In response to a question from Ben Johnson, President Lewis expressed his hope that the proposal would be fully discussed at the March 8th meeting and in subsequent meetings, if necessary, before a vote is taken. Jason Hannan noted his concern that if the proposal were remanded back to the Subcommittee, the substance of the issues already decided upon by the Subcommittee would become open for revision. President Lewis responded that it is the Subcommittee's responsibility to determine how to proceed once the proposal returns to Subcommittee. Discussion was deferred until a more fully developed proposal could be brought to the Council for complete discussion.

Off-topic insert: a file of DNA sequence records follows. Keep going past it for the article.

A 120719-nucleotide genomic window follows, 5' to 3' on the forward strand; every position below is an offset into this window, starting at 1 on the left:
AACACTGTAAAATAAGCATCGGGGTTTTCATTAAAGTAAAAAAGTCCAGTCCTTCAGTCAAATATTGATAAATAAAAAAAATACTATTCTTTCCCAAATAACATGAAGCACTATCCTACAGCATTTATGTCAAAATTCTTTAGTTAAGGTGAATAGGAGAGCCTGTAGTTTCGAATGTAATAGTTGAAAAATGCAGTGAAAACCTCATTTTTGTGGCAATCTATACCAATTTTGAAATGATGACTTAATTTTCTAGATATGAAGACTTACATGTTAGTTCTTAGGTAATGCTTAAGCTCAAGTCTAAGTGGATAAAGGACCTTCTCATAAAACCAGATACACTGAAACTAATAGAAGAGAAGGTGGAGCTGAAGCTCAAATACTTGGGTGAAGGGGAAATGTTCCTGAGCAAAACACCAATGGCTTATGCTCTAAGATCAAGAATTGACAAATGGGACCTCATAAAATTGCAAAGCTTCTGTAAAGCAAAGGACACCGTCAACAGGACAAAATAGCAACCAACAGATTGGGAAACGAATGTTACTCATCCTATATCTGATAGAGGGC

2. Committee Reports
Dean Shearer stated that he would attempt to address the three issues the Council discussed at the last meeting--the necessity of computing requests, the trade-offs being made in the operating budget, and the opinion of the Admissions and Financial Aid Committee (AFAC) regarding the amount of money budgeted for student financial aid. Shearer reported that he informed AFAC of the status of the financial aid budget, and in their meeting last week AFAC did not offer any objections to either the amount budget ed for financial aid or the process that was used to determine it.
Shearer stated that the budget requests for computing services were based on a reasonable rate of replacement for old equipment, some new equipment, software, and a schedule for the installation of a high-speed data network. He noted that computing services are becoming basic requirements for efficient administration and exchange of scholarly information. Although the proposed budget will not keep pace with the demand for administrative and academic computing needs, Shearer stated he felt the demand was being met as well as possible within the operating budget.